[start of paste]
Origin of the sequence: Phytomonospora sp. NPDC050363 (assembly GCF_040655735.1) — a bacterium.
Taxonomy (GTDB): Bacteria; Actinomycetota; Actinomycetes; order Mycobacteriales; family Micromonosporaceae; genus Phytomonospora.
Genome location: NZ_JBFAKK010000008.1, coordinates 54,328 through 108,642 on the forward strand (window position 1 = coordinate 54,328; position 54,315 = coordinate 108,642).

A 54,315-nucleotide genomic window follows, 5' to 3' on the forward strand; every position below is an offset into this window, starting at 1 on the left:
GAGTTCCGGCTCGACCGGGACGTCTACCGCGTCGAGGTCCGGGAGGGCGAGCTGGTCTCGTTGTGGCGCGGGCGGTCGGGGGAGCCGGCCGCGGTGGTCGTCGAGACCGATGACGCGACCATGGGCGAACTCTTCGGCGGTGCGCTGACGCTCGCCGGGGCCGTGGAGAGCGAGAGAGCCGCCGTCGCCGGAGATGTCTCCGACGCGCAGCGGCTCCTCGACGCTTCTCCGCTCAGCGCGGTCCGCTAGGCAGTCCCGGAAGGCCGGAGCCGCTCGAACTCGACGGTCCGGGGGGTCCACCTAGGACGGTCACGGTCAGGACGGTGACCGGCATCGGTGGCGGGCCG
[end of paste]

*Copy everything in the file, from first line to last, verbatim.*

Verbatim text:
Origin of the sequence: Phytomonospora sp. NPDC050363 (assembly GCF_040655735.1) — a bacterium.
Taxonomy (GTDB): Bacteria; Actinomycetota; Actinomycetes; order Mycobacteriales; family Micromonosporaceae; genus Phytomonospora.
Genome location: NZ_JBFAKK010000008.1, coordinates 54,328 through 108,642 on the forward strand (window position 1 = coordinate 54,328; position 54,315 = coordinate 108,642).

A 54,315-nucleotide genomic window follows, 5' to 3' on the forward strand; every position below is an offset into this window, starting at 1 on the left:
GAGTTCCGGCTCGACCGGGACGTCTACCGCGTCGAGGTCCGGGAGGGCGAGCTGGTCTCGTTGTGGCGCGGGCGGTCGGGGGAGCCGGCCGCGGTGGTCGTCGAGACCGATGACGCGACCATGGGCGAACTCTTCGGCGGTGCGCTGACGCTCGCCGGGGCCGTGGAGAGCGAGAGAGCCGCCGTCGCCGGAGATGTCTCCGACGCGCAGCGGCTCCTCGACGCTTCTCCGCTCAGCGCGGTCCGCTAGGCAGTCCCGGAAGGCCGGAGCCGCTCGAACTCGACGGTCCGGGGGGTCCACCTAGGACGGTCACGGTCAGGACGGTGACCGGCATCGGTGGCGGGCCG